The major cause of stunted growth in children is malnutrition, but new UCL research on mothers and children in Egypt suggests that the problem is not just about the quantity of food but also quality.
Obesity and malnutrition are often thought of as problems at opposite ends of the nutrition spectrum, but the study found that 6.7% of Egyptian mothers were obese and had stunted children. In these 'double-burden' households with obese mothers and stunted children, malnutrition is unlikely to be down to scarcity of food.
The study, published in the Maternal and Child Health Journal
, found that children who were fed chocolate, biscuits or sweets were 51% more likely to belong to a double-burden household, whereas children who were fed fruit and vegetables were 24% less likely to be in this category. Researchers used data including weight and height from 25,065 mothers and their children from the Egyptian Demographic and Health Surveys in 1992, 1995, 2005 and 2008. Information on the food given to children was provided by 5,357 mothers and their children in the 2008 survey.
"Malnutrition is not only a question of not having enough food, it is also about not having good enough food," says Dr Amina Aitsi-Selmi (UCL Epidemiology & Public Health), lead author of the study. "A household diet rich in energy-dense, sugary food and poor in fruit and vegetables is unlikely to provide all the nutrients that children need to grow. I would consider a child fed on nothing but sugary snacks malnourished, even if they are not under-nourished."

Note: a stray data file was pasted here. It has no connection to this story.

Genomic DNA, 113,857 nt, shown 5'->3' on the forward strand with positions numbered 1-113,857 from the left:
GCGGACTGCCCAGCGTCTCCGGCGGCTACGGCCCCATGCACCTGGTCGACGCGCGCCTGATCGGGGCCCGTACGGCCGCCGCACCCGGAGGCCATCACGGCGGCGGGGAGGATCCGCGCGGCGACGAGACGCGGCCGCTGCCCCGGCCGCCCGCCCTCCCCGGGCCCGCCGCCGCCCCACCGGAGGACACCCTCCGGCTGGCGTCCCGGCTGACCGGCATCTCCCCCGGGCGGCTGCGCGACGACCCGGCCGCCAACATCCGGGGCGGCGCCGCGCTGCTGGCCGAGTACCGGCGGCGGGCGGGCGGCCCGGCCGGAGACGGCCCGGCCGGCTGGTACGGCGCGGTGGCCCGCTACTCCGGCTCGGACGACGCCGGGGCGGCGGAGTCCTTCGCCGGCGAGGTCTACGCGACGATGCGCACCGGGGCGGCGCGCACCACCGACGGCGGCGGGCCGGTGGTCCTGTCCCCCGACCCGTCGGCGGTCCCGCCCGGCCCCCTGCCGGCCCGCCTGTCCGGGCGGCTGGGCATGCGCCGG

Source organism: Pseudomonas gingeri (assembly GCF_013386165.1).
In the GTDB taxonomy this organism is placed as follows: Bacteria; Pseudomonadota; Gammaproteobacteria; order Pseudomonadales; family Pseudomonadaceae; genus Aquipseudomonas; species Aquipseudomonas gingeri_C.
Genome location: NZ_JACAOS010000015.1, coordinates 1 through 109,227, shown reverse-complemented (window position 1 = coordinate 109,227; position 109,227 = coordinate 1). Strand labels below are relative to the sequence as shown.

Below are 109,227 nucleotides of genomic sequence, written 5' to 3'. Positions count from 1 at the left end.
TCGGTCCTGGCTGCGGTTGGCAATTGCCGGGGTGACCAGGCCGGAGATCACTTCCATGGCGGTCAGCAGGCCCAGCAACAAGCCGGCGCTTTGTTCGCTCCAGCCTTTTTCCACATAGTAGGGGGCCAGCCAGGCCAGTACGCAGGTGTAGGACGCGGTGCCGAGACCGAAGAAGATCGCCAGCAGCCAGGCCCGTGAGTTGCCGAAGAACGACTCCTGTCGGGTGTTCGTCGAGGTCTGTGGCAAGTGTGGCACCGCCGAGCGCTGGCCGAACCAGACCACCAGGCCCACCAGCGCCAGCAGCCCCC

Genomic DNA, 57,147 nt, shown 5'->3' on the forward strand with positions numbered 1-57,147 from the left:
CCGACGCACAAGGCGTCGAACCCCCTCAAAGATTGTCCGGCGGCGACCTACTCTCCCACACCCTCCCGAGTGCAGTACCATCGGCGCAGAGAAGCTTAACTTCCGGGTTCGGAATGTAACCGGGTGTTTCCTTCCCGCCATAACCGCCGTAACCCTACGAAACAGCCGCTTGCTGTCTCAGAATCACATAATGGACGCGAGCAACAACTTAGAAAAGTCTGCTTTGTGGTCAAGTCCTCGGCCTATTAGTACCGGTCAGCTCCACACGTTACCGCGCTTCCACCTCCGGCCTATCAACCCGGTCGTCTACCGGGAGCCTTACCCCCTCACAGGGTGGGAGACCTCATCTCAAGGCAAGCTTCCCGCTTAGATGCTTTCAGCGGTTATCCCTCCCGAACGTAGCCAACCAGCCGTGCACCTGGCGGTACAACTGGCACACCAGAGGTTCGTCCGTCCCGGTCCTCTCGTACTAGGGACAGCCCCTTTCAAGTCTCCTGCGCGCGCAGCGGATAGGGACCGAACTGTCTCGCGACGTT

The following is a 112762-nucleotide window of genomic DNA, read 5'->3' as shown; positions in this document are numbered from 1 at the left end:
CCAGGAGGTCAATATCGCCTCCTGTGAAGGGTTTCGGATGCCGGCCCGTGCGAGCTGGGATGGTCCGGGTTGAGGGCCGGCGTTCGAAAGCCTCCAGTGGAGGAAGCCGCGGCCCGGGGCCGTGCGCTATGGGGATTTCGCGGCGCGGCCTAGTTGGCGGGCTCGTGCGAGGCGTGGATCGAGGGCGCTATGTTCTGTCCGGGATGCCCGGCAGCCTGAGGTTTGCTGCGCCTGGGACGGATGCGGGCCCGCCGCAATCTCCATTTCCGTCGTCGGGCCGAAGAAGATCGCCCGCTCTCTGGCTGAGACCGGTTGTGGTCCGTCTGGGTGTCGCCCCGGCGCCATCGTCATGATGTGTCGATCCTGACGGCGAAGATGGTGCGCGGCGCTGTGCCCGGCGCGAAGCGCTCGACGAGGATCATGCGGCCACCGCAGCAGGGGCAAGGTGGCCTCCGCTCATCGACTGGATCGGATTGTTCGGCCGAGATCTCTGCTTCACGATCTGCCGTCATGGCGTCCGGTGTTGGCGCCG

"Policies should not focus on either reducing the calories consumed by mothers or making sure children get enough calories. Improving the diversity and nutrient contents of the whole household diet could help to address both maternal obesity and child stunting, whereas treating them as separate problems may make things worse."
Obesity is traditionally seen as a problem for rich countries and child stunting a problem for poor countries. However, the sudden availability of cheap, high energy-density foods in middle-income countries such as Egypt has led to high obesity rates.
The study found that maternal obesity in Egypt rose from 22% in 1992/95 to 32.3% in 2005/08. While stunting levels among children declined from 22.4% to 14.7% over the same period, the number of obese mothers with stunted children increased from 4.1% to 5.6%.
"Whether there is a biological link between obese mothers and their stunted children from birth is not known, and our study does not address this question," explains Dr Aitsi-Selmi. "We did find that poor quality nutrition is associated with both maternal obesity and child stunting, suggesting that it may be a common factor for both conditions. In Egypt, there is a government subsidy on oil, sugar and bread but not fruit or vegetables, favouring high calories and low micronutrients. There are also cultural preferences for plumpness as a body shape norm, although obesity rates are far higher in Egypt than in surrounding countries with similar cultural norms. People should be encouraged to eat more healthily, and a reform of the subsidy system may be a good place to start."